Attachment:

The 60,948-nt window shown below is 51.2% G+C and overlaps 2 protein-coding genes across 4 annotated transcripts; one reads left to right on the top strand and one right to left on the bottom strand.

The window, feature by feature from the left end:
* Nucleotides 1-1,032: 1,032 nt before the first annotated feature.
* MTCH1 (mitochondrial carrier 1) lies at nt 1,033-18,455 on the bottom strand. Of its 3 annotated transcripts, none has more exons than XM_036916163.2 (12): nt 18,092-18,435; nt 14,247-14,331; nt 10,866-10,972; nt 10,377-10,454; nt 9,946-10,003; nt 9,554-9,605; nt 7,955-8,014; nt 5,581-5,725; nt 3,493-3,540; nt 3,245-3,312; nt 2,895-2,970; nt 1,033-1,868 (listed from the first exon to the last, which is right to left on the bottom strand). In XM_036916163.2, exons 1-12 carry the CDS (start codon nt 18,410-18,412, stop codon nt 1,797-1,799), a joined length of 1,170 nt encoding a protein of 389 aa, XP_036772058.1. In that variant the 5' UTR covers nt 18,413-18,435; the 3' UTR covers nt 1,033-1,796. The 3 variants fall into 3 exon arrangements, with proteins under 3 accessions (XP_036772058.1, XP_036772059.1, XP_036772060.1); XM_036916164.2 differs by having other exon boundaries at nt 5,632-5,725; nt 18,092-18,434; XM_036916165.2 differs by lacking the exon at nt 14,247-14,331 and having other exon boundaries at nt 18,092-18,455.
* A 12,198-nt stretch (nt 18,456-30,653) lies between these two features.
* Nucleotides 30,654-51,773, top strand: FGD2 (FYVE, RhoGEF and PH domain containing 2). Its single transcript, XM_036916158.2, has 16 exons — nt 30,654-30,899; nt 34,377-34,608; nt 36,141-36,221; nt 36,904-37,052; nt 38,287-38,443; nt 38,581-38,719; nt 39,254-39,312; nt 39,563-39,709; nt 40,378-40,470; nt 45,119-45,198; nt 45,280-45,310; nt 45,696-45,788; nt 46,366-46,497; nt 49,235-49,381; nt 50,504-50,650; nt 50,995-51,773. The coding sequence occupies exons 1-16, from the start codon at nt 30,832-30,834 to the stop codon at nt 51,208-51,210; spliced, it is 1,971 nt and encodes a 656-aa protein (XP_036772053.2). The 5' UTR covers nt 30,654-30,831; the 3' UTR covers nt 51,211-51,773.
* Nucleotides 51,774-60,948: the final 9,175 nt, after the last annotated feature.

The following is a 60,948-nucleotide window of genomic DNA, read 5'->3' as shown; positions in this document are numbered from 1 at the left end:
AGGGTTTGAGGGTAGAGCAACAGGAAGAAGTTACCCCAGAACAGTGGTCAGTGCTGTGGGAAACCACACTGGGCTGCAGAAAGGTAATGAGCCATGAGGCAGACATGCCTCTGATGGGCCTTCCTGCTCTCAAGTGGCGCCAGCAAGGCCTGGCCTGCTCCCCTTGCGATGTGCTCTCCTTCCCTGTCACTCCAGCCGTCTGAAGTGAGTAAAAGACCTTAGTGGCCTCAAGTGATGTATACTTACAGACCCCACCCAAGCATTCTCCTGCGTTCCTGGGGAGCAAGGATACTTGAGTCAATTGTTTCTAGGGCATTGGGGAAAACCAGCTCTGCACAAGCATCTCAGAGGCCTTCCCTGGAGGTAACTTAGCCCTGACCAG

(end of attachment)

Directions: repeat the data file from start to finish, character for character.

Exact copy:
The 60,948-nt window shown below is 51.2% G+C and overlaps 2 protein-coding genes across 4 annotated transcripts; one reads left to right on the top strand and one right to left on the bottom strand.

The window, feature by feature from the left end:
* Nucleotides 1-1,032: 1,032 nt before the first annotated feature.
* MTCH1 (mitochondrial carrier 1) lies at nt 1,033-18,455 on the bottom strand. Of its 3 annotated transcripts, none has more exons than XM_036916163.2 (12): nt 18,092-18,435; nt 14,247-14,331; nt 10,866-10,972; nt 10,377-10,454; nt 9,946-10,003; nt 9,554-9,605; nt 7,955-8,014; nt 5,581-5,725; nt 3,493-3,540; nt 3,245-3,312; nt 2,895-2,970; nt 1,033-1,868 (listed from the first exon to the last, which is right to left on the bottom strand). In XM_036916163.2, exons 1-12 carry the CDS (start codon nt 18,410-18,412, stop codon nt 1,797-1,799), a joined length of 1,170 nt encoding a protein of 389 aa, XP_036772058.1. In that variant the 5' UTR covers nt 18,413-18,435; the 3' UTR covers nt 1,033-1,796. The 3 variants fall into 3 exon arrangements, with proteins under 3 accessions (XP_036772058.1, XP_036772059.1, XP_036772060.1); XM_036916164.2 differs by having other exon boundaries at nt 5,632-5,725; nt 18,092-18,434; XM_036916165.2 differs by lacking the exon at nt 14,247-14,331 and having other exon boundaries at nt 18,092-18,455.
* A 12,198-nt stretch (nt 18,456-30,653) lies between these two features.
* Nucleotides 30,654-51,773, top strand: FGD2 (FYVE, RhoGEF and PH domain containing 2). Its single transcript, XM_036916158.2, has 16 exons — nt 30,654-30,899; nt 34,377-34,608; nt 36,141-36,221; nt 36,904-37,052; nt 38,287-38,443; nt 38,581-38,719; nt 39,254-39,312; nt 39,563-39,709; nt 40,378-40,470; nt 45,119-45,198; nt 45,280-45,310; nt 45,696-45,788; nt 46,366-46,497; nt 49,235-49,381; nt 50,504-50,650; nt 50,995-51,773. The coding sequence occupies exons 1-16, from the start codon at nt 30,832-30,834 to the stop codon at nt 51,208-51,210; spliced, it is 1,971 nt and encodes a 656-aa protein (XP_036772053.2). The 5' UTR covers nt 30,654-30,831; the 3' UTR covers nt 51,211-51,773.
* Nucleotides 51,774-60,948: the final 9,175 nt, after the last annotated feature.

The following is a 60,948-nucleotide window of genomic DNA, read 5'->3' as shown; positions in this document are numbered from 1 at the left end:
AGGGTTTGAGGGTAGAGCAACAGGAAGAAGTTACCCCAGAACAGTGGTCAGTGCTGTGGGAAACCACACTGGGCTGCAGAAAGGTAATGAGCCATGAGGCAGACATGCCTCTGATGGGCCTTCCTGCTCTCAAGTGGCGCCAGCAAGGCCTGGCCTGCTCCCCTTGCGATGTGCTCTCCTTCCCTGTCACTCCAGCCGTCTGAAGTGAGTAAAAGACCTTAGTGGCCTCAAGTGATGTATACTTACAGACCCCACCCAAGCATTCTCCTGCGTTCCTGGGGAGCAAGGATACTTGAGTCAATTGTTTCTAGGGCATTGGGGAAAACCAGCTCTGCACAAGCATCTCAGAGGCCTTCCCTGGAGGTAACTTAGCCCTGACCAG